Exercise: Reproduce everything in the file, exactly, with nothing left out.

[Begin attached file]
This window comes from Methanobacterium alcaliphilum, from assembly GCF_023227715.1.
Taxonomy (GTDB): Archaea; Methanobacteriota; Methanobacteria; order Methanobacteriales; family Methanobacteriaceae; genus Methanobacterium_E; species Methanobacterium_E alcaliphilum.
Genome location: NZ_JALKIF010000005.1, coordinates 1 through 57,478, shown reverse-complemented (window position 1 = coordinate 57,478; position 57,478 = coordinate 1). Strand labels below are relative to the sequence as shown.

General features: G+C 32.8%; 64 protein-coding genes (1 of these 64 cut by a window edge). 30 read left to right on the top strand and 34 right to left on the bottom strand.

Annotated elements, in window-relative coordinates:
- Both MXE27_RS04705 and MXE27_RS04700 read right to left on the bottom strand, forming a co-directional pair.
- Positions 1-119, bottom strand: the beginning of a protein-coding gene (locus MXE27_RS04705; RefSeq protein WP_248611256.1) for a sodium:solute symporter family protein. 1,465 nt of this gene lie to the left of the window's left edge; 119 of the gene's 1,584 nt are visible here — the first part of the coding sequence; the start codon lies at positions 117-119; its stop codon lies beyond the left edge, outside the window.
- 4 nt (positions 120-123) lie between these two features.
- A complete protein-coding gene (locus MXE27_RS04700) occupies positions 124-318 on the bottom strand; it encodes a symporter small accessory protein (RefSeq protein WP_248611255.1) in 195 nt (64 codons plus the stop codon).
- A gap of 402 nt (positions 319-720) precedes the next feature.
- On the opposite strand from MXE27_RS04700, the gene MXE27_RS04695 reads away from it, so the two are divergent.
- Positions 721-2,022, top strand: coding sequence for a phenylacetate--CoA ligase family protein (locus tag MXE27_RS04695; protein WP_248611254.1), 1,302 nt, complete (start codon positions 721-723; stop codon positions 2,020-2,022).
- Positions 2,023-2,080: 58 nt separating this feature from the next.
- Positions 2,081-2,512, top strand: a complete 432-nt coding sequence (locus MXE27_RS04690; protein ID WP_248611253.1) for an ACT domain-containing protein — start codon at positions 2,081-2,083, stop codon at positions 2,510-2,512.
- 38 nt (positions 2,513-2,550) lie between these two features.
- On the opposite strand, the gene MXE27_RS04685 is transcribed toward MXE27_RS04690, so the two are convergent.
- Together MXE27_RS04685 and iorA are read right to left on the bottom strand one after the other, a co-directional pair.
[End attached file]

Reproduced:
This window comes from Methanobacterium alcaliphilum, from assembly GCF_023227715.1.
Taxonomy (GTDB): Archaea; Methanobacteriota; Methanobacteria; order Methanobacteriales; family Methanobacteriaceae; genus Methanobacterium_E; species Methanobacterium_E alcaliphilum.
Genome location: NZ_JALKIF010000005.1, coordinates 1 through 57,478, shown reverse-complemented (window position 1 = coordinate 57,478; position 57,478 = coordinate 1). Strand labels below are relative to the sequence as shown.

General features: G+C 32.8%; 64 protein-coding genes (1 of these 64 cut by a window edge). 30 read left to right on the top strand and 34 right to left on the bottom strand.

Annotated elements, in window-relative coordinates:
- Both MXE27_RS04705 and MXE27_RS04700 read right to left on the bottom strand, forming a co-directional pair.
- Positions 1-119, bottom strand: the beginning of a protein-coding gene (locus MXE27_RS04705; RefSeq protein WP_248611256.1) for a sodium:solute symporter family protein. 1,465 nt of this gene lie to the left of the window's left edge; 119 of the gene's 1,584 nt are visible here — the first part of the coding sequence; the start codon lies at positions 117-119; its stop codon lies beyond the left edge, outside the window.
- 4 nt (positions 120-123) lie between these two features.
- A complete protein-coding gene (locus MXE27_RS04700) occupies positions 124-318 on the bottom strand; it encodes a symporter small accessory protein (RefSeq protein WP_248611255.1) in 195 nt (64 codons plus the stop codon).
- A gap of 402 nt (positions 319-720) precedes the next feature.
- On the opposite strand from MXE27_RS04700, the gene MXE27_RS04695 reads away from it, so the two are divergent.
- Positions 721-2,022, top strand: coding sequence for a phenylacetate--CoA ligase family protein (locus tag MXE27_RS04695; protein WP_248611254.1), 1,302 nt, complete (start codon positions 721-723; stop codon positions 2,020-2,022).
- Positions 2,023-2,080: 58 nt separating this feature from the next.
- Positions 2,081-2,512, top strand: a complete 432-nt coding sequence (locus MXE27_RS04690; protein ID WP_248611253.1) for an ACT domain-containing protein — start codon at positions 2,081-2,083, stop codon at positions 2,510-2,512.
- 38 nt (positions 2,513-2,550) lie between these two features.
- On the opposite strand, the gene MXE27_RS04685 is transcribed toward MXE27_RS04690, so the two are convergent.
- Together MXE27_RS04685 and iorA are read right to left on the bottom strand one after the other, a co-directional pair.